Title

Parent-Child Conflict Moderates the Relationship Between Executive Functioning and Child Disruptive Behaviors in Youth with T1D.

Document Type

Article

Publication Date

6-2022

Identifier

DOI: 10.1007/s10880-021-09838-5

Abstract

Executive function (EF) skills, parent-child conflict, and high blood glucose (BG) may impact child externalizing behaviors. We examined these child and parent factors in families of 5-9 year olds with recent-onset type 1 diabetes (T1D). Parents (N = 125) reported child EF, child externalizing behaviors, and conflict regarding T1D-specific tasks. We used self-monitoring BG uploads to calculate the percentage of time children had high BG ( > 180 mg/dl). We entered data into a moderated path analysis using MPlus8. The path analysis revealed a positive direct effect for parent-reported child EF and child externalizing behavior (p < .01). Further, T1D-specific conflict moderated the positive association between parent-reported child EF and child externalizing behaviors (p < .05). Early screening of child EF, externalizing behavior, and family conflict may be particularly important in the recent-onset period of T1D. The introduction of T1D-related conflict after diagnosis may impact child externalizing behavior and limited child EF skills that pre-date diagnosis.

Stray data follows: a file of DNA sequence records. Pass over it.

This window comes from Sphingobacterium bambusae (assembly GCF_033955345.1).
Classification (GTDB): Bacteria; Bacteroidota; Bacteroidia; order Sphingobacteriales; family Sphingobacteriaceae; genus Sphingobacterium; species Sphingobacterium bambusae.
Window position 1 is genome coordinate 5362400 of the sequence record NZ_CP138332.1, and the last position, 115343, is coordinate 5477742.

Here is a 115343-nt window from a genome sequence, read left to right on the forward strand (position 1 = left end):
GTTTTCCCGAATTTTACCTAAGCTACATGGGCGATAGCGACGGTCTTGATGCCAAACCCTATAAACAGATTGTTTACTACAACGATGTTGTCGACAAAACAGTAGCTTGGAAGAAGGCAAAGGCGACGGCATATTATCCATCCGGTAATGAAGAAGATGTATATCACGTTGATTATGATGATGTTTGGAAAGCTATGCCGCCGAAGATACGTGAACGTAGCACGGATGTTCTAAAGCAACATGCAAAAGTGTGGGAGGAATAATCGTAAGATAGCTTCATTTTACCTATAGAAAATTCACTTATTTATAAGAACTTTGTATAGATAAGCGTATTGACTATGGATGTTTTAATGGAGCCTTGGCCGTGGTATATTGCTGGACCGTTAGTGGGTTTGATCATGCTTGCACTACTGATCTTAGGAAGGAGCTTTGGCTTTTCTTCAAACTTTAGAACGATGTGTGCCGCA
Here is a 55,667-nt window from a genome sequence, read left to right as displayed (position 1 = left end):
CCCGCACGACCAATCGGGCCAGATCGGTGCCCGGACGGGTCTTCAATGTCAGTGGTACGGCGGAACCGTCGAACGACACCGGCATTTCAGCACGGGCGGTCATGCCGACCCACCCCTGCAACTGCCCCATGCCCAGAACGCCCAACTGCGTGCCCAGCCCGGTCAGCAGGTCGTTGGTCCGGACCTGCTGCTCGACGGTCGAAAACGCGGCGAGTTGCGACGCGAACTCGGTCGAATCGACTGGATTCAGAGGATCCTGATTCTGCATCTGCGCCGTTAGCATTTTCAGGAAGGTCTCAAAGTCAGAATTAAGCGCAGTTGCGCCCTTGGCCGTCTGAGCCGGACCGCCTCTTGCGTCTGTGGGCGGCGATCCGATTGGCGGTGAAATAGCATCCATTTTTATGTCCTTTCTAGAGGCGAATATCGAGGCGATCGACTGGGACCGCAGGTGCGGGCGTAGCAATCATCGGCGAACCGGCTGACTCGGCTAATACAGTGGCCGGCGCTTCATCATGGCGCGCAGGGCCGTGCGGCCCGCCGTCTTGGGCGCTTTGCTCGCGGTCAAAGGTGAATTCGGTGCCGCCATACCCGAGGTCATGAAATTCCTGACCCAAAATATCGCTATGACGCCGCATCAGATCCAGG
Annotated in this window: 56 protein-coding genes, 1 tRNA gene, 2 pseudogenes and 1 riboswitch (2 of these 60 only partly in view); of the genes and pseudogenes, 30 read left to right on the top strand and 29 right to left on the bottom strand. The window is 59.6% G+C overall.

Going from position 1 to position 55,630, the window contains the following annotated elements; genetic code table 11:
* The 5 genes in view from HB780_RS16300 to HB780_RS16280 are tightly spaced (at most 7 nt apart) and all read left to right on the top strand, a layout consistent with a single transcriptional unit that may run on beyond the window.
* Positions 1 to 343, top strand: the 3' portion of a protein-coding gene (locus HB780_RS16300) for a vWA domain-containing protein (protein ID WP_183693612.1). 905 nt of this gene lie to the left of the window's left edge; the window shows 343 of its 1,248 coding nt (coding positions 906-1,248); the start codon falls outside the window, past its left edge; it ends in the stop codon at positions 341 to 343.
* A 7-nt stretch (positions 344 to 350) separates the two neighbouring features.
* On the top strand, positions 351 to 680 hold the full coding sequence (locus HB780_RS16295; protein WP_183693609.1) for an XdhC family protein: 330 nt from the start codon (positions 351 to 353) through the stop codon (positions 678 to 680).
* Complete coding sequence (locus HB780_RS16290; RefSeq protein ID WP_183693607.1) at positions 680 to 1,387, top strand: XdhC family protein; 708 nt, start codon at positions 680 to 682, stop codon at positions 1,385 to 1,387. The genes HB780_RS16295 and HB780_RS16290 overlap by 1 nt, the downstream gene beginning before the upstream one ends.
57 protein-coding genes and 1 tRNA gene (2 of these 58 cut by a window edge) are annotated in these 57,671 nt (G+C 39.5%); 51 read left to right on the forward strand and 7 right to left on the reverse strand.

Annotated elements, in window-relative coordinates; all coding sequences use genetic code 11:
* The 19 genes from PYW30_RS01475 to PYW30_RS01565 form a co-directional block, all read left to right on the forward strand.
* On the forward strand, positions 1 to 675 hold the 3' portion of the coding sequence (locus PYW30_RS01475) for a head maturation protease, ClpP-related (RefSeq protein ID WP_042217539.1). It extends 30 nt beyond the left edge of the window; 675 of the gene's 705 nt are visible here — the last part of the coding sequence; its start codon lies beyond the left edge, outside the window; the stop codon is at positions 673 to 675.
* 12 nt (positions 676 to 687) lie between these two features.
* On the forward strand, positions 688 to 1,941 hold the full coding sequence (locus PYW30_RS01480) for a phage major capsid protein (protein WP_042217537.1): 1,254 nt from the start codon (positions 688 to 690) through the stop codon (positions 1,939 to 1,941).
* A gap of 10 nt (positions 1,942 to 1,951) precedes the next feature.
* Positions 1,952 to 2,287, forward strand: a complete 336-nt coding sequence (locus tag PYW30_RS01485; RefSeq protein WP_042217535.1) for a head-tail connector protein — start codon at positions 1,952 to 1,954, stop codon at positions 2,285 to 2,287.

Journal Title

Journal of clinical psychology in medical settings

Volume

29

Issue

2

First Page

357

Last Page

364

MeSH Keywords

Adolescent; Diabetes Mellitus, Type 1; Executive Function; Humans; Parent-Child Relations; Parents; Problem Behavior

Keywords

Blood glucose; Executive functioning; Externalizing behavior; Family conflict; Type 1 diabetes

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